Dick's Sporting Goods (NYSE:DKS) shot itself in the foot when earlier this year it both banned the sale of modern sporting rifles (MSR) at its Field & Stream stores and prohibited adults under 21 from buying firearms. The backlash against the retailer was so great that double-digit comparable sales declines in hunting and related categories dragged down the performance of the entire company.
But rather than admit it made a mistake and reverse its policy decisions, Dick's is instead removing the hunt category altogether at 10 stores where the category is seriously underperforming and replacing it with something else, like baseball equipment. It is also considering closing down all 35 Field & Stream stores.
Reverberations from the firearms industry
The decision to stop selling MSRs like AR-15s at its Field & Stream stores following the Parkland school shooting in February was by itself not consequential. Dick's Sporting Goods had already banned their sale at its 700 or so namesake stores in 2012 after the Newtown school shooting, but had continued to sell them at its 35 Field & Stream stores.
Raising the age of those who could buy firearms was a policy that both Walmart and grocery store Kroger also implemented, but the combination of the two actions had a greater impact on Dick's because it also hired lobbyists to push for additional federal gun control policies, which angered gun owners, enthusiasts, and the industry.
Not only did gun owners call for a boycott of the retailer, but major gun manufacturers including Mossberg, Springfield Armory, and MKS Supply stopped doing business with it. The National Shooting Sports Foundation also voted unanimously to kick Dick's Sporting Goods out of the industry trade group.
While the general state of ill health in the firearms industry has masked just how deeply the policy mistakes are costing Dick's, we can see that the bad numbers are accelerating. Comparable sales were down 0.9% in the first quarter, 1.9% in the second, and 6.1% in the third. Even when accounting for the extra selling week in 2017, comps were down 2.5%, 4%, and 3.9%, respectively across 2018.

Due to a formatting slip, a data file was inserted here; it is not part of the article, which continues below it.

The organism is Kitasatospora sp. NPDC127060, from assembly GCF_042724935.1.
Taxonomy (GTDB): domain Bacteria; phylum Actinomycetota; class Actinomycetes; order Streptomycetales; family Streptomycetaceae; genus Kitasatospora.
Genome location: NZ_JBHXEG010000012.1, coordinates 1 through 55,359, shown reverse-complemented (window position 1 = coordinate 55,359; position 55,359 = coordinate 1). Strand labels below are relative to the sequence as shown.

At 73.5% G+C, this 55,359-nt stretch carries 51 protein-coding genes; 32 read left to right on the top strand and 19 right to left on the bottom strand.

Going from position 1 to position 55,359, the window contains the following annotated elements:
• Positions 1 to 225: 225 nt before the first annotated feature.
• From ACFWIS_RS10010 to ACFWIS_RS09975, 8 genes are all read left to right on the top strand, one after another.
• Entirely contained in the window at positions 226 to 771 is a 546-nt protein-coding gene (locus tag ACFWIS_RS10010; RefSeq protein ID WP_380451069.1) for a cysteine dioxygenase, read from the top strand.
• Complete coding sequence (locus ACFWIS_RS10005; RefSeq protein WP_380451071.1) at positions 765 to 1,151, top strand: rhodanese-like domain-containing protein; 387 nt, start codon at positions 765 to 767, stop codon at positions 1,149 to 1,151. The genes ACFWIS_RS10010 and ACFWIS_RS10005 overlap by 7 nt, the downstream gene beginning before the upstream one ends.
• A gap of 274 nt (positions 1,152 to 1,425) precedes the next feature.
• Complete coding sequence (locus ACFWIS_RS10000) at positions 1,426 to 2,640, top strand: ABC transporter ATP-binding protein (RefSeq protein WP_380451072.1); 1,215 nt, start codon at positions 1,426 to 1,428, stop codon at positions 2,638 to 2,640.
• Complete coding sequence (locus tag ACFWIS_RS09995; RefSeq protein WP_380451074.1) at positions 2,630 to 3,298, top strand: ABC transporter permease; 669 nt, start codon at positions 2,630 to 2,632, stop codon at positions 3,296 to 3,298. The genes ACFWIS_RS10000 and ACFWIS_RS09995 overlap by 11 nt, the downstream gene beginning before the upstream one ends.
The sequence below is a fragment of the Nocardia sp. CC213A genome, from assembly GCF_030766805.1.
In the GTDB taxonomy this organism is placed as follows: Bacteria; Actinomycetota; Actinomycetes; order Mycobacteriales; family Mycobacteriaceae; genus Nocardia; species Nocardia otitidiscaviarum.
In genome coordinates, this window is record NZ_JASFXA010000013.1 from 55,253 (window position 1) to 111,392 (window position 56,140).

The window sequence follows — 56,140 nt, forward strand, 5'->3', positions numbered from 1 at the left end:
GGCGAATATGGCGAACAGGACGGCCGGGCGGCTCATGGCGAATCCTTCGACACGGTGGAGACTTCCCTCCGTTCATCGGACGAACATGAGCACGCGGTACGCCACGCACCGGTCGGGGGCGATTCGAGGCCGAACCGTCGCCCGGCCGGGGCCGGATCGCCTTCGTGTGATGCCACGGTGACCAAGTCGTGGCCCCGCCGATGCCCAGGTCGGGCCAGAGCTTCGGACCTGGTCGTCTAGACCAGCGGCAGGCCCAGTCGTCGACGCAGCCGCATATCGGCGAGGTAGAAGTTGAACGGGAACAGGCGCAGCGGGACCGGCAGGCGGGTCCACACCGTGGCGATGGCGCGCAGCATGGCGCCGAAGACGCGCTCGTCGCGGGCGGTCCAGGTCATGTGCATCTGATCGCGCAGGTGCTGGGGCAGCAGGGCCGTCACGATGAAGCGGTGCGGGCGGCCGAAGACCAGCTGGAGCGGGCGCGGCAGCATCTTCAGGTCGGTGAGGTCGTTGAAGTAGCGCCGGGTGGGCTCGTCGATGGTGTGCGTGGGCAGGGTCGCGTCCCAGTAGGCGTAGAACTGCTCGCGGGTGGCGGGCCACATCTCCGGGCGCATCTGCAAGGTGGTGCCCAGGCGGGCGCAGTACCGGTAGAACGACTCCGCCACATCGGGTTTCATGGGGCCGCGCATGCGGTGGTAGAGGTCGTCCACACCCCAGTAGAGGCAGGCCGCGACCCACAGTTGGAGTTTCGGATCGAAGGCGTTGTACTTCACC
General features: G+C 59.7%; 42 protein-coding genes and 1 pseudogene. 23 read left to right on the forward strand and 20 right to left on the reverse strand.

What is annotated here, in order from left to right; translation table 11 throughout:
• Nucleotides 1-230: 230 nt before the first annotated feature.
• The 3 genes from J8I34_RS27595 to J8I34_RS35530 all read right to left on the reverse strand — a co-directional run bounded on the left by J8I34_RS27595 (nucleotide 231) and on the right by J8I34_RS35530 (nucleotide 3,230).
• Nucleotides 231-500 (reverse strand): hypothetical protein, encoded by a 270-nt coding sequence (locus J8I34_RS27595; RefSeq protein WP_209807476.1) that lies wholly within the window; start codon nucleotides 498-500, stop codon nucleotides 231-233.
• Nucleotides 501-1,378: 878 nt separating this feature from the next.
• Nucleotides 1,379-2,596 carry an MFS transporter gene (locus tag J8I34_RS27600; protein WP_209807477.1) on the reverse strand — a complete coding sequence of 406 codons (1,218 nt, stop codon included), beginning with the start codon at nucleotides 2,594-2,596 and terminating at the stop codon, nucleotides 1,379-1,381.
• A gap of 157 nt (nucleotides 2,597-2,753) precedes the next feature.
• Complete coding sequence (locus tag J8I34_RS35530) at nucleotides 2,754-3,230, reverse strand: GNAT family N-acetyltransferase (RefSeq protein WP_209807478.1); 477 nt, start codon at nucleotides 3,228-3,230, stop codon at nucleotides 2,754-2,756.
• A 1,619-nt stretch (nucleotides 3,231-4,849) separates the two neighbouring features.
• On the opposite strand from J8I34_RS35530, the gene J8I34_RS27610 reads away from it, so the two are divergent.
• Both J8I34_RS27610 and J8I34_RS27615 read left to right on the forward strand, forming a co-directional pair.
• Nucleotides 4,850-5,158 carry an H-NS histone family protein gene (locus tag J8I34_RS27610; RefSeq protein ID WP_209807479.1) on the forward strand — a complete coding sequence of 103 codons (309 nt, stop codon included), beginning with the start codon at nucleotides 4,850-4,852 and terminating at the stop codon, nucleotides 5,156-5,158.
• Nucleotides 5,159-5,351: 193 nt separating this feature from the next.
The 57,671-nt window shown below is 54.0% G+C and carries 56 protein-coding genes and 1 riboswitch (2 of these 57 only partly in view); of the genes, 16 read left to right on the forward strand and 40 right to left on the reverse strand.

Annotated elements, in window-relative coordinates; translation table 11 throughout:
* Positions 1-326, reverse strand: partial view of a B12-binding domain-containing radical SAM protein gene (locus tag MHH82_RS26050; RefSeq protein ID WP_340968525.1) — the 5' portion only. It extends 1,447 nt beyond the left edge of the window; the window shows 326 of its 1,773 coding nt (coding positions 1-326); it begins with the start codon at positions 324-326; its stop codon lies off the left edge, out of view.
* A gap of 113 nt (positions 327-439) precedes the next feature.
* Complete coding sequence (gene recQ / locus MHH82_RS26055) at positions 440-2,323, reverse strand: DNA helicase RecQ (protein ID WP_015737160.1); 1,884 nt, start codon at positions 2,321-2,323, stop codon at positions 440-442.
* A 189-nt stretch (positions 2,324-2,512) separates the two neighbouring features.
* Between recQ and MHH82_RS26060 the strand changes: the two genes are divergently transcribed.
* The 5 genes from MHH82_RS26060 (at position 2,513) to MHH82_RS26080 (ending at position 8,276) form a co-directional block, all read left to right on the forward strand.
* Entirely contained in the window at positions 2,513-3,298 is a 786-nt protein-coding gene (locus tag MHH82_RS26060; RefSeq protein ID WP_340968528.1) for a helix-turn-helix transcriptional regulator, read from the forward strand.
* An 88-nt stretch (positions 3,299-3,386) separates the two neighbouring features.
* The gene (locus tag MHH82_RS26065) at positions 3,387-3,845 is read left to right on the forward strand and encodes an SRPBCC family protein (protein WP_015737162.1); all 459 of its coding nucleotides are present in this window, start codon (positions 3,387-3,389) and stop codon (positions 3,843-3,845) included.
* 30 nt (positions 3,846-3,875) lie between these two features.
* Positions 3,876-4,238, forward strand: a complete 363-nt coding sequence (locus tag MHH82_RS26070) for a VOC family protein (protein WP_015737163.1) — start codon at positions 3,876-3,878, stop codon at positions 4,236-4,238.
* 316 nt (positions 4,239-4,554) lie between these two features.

Hunting's reach is long
More telling is the double-digit declines experienced in the hunting category, because customers who would have purchased firearms also would have bought other outdoor gear. CEO Ed Stack says the declines in hunting and hunting-related electronics were responsible for a 255-basis-point drop in comps in the most recent quarter.
Dick's gun-sales policies are having such an outsized impact now because the fall hunting season is upon us, and demand for firearms, particularly long guns, is at its height. For example, where FBI background checks for the purchase of handguns were about double those of long guns in July, in November long gun background checks surpassed those of handguns.
In its just-released fiscal second-quarter earnings report, Smith & Wesson owner American Outdoor Brands reported long gun sales jumped 20% from the year ago period, while handgun sales were up only 5%.
Focusing on more profitable business
Yet Dick's is standing by its decision, pointing out that firearms and electronics are low-margin products, so despite the steep decline in sales it was still able to post a 213-basis-point increase in merchandise margins for the third quarter. Dick's also raised its earnings guidance for the full year, increasing it to $3.15 to $3.25 per share from the guidance it gave last quarter of a range of $3.02 to $3.20 per share.
It also wasn't just gun-related business that dragged Dick's performance lower, but also the continuing weakness of Under Armour products. Suppliers like Nike also continue to open more retail locations and sell more goods directly to consumers, creating more competitive pressure.
Dick's Sporting Goods is committed to its policy of limiting the availability of firearms to its customers, even if it means sacrificing sales in related departments. Net sales continue to fall as a result, though it is making the sales it does record more profitable.
The company's stock is up 26% in 2018 -- and despite the headwinds, it will be lapping its controversial stance very soon. That could make next year's results look better by comparison, and means its stock may have more room to rise.